The title of today’s recap refers to the number of times I screamed those words at my TV during this week’s episode. With a dash or two of “Chuck, the hell are you doing?” and “WENDY, ARE YOU SERIOUS?” I yelled no such thing at Axe, because if Axe can still surprise you with chicanery, you have not been paying attention to the last three seasons of this show.
For an episode that really screws up some innocent lives, it has a delightfully gonzo-heist vibe, which could have felt dismissive but actually adds a queasy note that elevates the whole thing. Not since the Maria Gonzalez’s deportation have we seen so clearly the skull beneath the skin. And, most importantly, we get a lot of Wendy. More Wendy, always.
And this isn’t “say intelligent, insightful, perceptive things while wearing a tasteful sheath dress in her well-appointed office” Wendy! This is down in the dirt, wrasslin’ Wendy. I love it.
Staring down the barrel of Bryan Connerty’s last-ditch attempt to bring Axe to trial, the issue facing our ne’er-do-well threesome is not just that they need to get themselves out of the idiocy-to-jail pipeline, but they need some other poor sumbitch to go down in their stead. Comedic highlight of the week? Axe and Chuck discussing this in hushed tones, confident that Wendy would never feel comfortable dragging some poor sucker down just to stay out of jail. When she returns from the bathroom and coolly asks, “Okay, so who’s our patsy going to be?” we have all the evidence we need that this will be a really interesting high-wire act, and that Wendy has a LOT more steel in her than even Chuck suspected.
I am more innocent than I knew, though, because when it became clear that Patsy the First was the nice doctor with the moral center, I lost my damn mind. DR. GILBERT? The pleasant suburban oncologist, happily noshing on ice cream with his family when the feds knocked his door down? DOES WENDY KNOW ABOUT THIS? The whole slide-under-the-ketchup-bottle maneuver was a touch too on-the-nose for me, I must admit, but I did appreciate the chutzpah of it all. Over the course of the episode, as Chuck worked Gilbert over like a gentle priest in a Russian novel, I only got madder at him. Should Gilbert have told Donnie about the clinical trial? Sure. Would three months have mattered? Whatever. It’s not enough to justify sending someone to jail for FIVE YEARS to cover your own ass, even if you let them keep the $11 mil you fraudulently put in their account.
(Sidebar: There is no way on God’s green Earth that even Chuck could fix it so you could keep that money, come on now.)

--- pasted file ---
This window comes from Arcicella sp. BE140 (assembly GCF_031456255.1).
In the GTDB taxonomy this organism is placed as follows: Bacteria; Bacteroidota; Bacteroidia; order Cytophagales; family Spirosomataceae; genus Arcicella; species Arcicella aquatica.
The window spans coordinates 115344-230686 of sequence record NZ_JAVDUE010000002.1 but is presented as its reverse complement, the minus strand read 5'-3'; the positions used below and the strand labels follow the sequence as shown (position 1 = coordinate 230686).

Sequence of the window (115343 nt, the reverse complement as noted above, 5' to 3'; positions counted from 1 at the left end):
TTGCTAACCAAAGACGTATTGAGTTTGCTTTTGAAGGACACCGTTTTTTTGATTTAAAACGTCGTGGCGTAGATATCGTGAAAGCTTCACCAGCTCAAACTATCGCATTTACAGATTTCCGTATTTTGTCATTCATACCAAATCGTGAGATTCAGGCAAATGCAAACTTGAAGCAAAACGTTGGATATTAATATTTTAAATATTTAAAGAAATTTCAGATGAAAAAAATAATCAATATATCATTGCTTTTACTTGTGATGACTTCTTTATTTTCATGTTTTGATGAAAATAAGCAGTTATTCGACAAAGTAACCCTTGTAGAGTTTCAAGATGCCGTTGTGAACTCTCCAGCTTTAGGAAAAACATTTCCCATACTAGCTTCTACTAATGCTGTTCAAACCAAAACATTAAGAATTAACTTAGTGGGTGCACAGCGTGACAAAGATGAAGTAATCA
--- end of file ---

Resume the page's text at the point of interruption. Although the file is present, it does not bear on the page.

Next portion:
The really beautiful moment, for me, was getting to see Original Flavor Hall’s face again, albeit covered in grizzle and wearing a fisherman’s poncho. The kids just couldn’t get the job done, so sometimes you have to call in the big guys! What the kids can’t do, apparently, is sit like a fucking ghoul on an IT guy’s bed and threaten his whole life until he changes the phone records, a thing that Hall is demonstrably great at.
Now we get to the meat of the situation: bailing Wendy out. It’s not enough to have records changed, we also need Mafee (my heart and soul!) to lie for her. Or sort of lie for her? They need him to look like a lovesick dupe, and, luckily for them, Mafee IS a lovesick dupe. And for Wendy, no less! I nearly threw up from discomfort as Wendy did her thing to work him over.
(Also, let’s not forget the REAL hint of steel, which is Taylor telling Wendy that they trusted her to advise Mafee to do the best thing for himself, having sensed that the world’s sweetest analyst might be getting fitted for a coffin.)
Wendy knows exactly what motivates Mafee: honor, chivalry, being a company man, and serving the greater good, so she knows that presenting what she needs as a quid pro quo would never work. She can’t even ask him directly to do what she needs him to do. Instead, as she sashays sexily into his apartment, she’s a wounded fawn, terrified because of this horrible danger she’s facing. Money would never do it — the memory stick Axe winds up giving Mafee with a million in crypto on it ultimately does nothing to make him feel better; it’s Wendy making out with him “platonically” that really smooths things over — he needs to feel like he’s protecting the weak from the strong.
I felt almost as bad for Connerty, as he got shut down by the AG in front of Chuck “Yeah, I’m Gonna Get Away With This” Rhoades. First season, I had no particular fondness for the man, but as everyone else hardens into their worst selves, he’s starting to look more and more principled. I’m also hoping that his final stand in the courtroom caught the attention of at least one bright journalist looking to make a name for herself.
(Oh, did I mention there’s one more body on the floor? Dake is back on the train to D.C. because he was tested by the new AG and found wanting. I’ll miss the lil’ Calvinist buddy. Sorry, Dake!)
When the dust settles, Chuck and Wendy feel like used bubblegum: old, worn out, and without the satisfaction of having done even remotely the right thing. Axe (with Enabler in Chief Wags in tow) goes more the Sex Workers and Drugs in a Hot Tub route. Let’s talk briefly about that final scene? I can never tell if someone is dead, dying, or just looks funny at the end of a cliff-hanger (cf: The Young Pope), so Axe could easily have had either a heart attack or a pang of guilt, and I have no idea which. Tell me what you think.